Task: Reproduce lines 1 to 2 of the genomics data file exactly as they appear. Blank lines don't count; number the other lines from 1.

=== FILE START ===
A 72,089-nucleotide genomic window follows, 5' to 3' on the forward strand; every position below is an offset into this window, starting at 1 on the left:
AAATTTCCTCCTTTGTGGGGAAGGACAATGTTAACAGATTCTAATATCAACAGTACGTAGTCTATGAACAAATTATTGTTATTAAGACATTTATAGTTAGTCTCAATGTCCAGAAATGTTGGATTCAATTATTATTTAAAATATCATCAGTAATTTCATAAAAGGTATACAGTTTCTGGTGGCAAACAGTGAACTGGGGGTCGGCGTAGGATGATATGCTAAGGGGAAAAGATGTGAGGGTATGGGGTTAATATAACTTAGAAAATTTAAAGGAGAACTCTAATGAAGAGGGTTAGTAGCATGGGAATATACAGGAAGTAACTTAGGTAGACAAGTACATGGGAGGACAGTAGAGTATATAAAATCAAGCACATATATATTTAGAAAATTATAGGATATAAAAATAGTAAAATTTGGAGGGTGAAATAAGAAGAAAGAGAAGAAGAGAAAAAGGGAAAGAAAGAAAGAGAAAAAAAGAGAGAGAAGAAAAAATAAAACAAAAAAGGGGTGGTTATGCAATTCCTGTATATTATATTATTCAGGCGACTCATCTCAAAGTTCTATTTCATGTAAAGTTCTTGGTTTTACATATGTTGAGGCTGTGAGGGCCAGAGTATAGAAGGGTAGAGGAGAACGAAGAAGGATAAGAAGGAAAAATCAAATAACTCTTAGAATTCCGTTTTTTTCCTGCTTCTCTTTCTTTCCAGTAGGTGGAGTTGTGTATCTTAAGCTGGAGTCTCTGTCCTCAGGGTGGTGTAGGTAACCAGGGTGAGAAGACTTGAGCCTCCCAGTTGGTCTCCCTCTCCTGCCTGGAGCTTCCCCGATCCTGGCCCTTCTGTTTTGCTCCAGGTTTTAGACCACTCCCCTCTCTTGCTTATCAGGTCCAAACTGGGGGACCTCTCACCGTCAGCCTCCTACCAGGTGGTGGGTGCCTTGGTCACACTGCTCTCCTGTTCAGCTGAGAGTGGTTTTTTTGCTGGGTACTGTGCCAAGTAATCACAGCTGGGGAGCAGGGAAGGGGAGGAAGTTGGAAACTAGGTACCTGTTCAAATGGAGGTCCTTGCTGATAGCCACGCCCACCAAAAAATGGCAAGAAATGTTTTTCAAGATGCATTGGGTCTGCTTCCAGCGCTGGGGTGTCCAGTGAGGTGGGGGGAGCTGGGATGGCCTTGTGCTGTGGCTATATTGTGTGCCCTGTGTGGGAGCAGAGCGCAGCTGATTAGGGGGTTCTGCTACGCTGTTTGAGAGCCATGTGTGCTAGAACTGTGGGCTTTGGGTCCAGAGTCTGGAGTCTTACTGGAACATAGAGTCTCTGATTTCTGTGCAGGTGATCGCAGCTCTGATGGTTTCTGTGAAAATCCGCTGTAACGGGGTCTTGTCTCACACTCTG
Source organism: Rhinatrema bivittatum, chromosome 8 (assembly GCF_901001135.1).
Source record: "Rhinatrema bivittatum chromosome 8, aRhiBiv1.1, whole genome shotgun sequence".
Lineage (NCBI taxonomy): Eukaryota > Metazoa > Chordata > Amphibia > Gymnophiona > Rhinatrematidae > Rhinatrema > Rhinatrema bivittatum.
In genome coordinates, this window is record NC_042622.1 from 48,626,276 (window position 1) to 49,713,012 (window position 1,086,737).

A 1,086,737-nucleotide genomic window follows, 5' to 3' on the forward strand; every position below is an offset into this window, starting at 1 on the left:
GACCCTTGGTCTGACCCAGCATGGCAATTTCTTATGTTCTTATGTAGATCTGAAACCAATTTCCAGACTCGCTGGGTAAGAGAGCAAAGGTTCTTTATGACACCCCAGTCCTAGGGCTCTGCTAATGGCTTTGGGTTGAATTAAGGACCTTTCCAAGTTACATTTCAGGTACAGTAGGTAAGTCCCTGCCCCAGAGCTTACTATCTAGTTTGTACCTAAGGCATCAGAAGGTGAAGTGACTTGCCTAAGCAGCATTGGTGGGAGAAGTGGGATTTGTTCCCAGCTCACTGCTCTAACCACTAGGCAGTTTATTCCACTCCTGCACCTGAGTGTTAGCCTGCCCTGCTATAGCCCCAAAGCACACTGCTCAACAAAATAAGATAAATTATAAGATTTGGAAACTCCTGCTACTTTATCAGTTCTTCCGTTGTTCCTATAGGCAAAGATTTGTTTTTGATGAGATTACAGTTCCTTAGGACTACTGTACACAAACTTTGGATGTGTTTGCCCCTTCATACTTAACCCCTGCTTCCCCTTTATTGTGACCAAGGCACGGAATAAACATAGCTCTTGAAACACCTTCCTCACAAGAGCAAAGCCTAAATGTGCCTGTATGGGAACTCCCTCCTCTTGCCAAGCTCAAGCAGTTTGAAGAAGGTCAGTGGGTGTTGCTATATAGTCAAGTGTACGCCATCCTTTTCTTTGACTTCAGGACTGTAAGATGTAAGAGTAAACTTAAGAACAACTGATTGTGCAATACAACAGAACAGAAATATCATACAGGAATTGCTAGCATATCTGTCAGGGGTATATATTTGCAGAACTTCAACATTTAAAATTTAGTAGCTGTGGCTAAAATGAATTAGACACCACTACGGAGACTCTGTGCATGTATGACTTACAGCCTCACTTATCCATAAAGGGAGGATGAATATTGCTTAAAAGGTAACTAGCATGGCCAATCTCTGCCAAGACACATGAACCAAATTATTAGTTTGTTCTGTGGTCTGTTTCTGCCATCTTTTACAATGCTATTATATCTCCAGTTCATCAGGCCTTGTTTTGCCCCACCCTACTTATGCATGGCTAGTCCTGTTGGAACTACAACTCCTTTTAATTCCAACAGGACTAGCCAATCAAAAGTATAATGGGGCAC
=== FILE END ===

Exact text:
A 72,089-nucleotide genomic window follows, 5' to 3' on the forward strand; every position below is an offset into this window, starting at 1 on the left:
AAATTTCCTCCTTTGTGGGGAAGGACAATGTTAACAGATTCTAATATCAACAGTACGTAGTCTATGAACAAATTATTGTTATTAAGACATTTATAGTTAGTCTCAATGTCCAGAAATGTTGGATTCAATTATTATTTAAAATATCATCAGTAATTTCATAAAAGGTATACAGTTTCTGGTGGCAAACAGTGAACTGGGGGTCGGCGTAGGATGATATGCTAAGGGGAAAAGATGTGAGGGTATGGGGTTAATATAACTTAGAAAATTTAAAGGAGAACTCTAATGAAGAGGGTTAGTAGCATGGGAATATACAGGAAGTAACTTAGGTAGACAAGTACATGGGAGGACAGTAGAGTATATAAAATCAAGCACATATATATTTAGAAAATTATAGGATATAAAAATAGTAAAATTTGGAGGGTGAAATAAGAAGAAAGAGAAGAAGAGAAAAAGGGAAAGAAAGAAAGAGAAAAAAAGAGAGAGAAGAAAAAATAAAACAAAAAAGGGGTGGTTATGCAATTCCTGTATATTATATTATTCAGGCGACTCATCTCAAAGTTCTATTTCATGTAAAGTTCTTGGTTTTACATATGTTGAGGCTGTGAGGGCCAGAGTATAGAAGGGTAGAGGAGAACGAAGAAGGATAAGAAGGAAAAATCAAATAACTCTTAGAATTCCGTTTTTTTCCTGCTTCTCTTTCTTTCCAGTAGGTGGAGTTGTGTATCTTAAGCTGGAGTCTCTGTCCTCAGGGTGGTGTAGGTAACCAGGGTGAGAAGACTTGAGCCTCCCAGTTGGTCTCCCTCTCCTGCCTGGAGCTTCCCCGATCCTGGCCCTTCTGTTTTGCTCCAGGTTTTAGACCACTCCCCTCTCTTGCTTATCAGGTCCAAACTGGGGGACCTCTCACCGTCAGCCTCCTACCAGGTGGTGGGTGCCTTGGTCACACTGCTCTCCTGTTCAGCTGAGAGTGGTTTTTTTGCTGGGTACTGTGCCAAGTAATCACAGCTGGGGAGCAGGGAAGGGGAGGAAGTTGGAAACTAGGTACCTGTTCAAATGGAGGTCCTTGCTGATAGCCACGCCCACCAAAAAATGGCAAGAAATGTTTTTCAAGATGCATTGGGTCTGCTTCCAGCGCTGGGGTGTCCAGTGAGGTGGGGGGAGCTGGGATGGCCTTGTGCTGTGGCTATATTGTGTGCCCTGTGTGGGAGCAGAGCGCAGCTGATTAGGGGGTTCTGCTACGCTGTTTGAGAGCCATGTGTGCTAGAACTGTGGGCTTTGGGTCCAGAGTCTGGAGTCTTACTGGAACATAGAGTCTCTGATTTCTGTGCAGGTGATCGCAGCTCTGATGGTTTCTGTGAAAATCCGCTGTAACGGGGTCTTGTCTCACACTCTG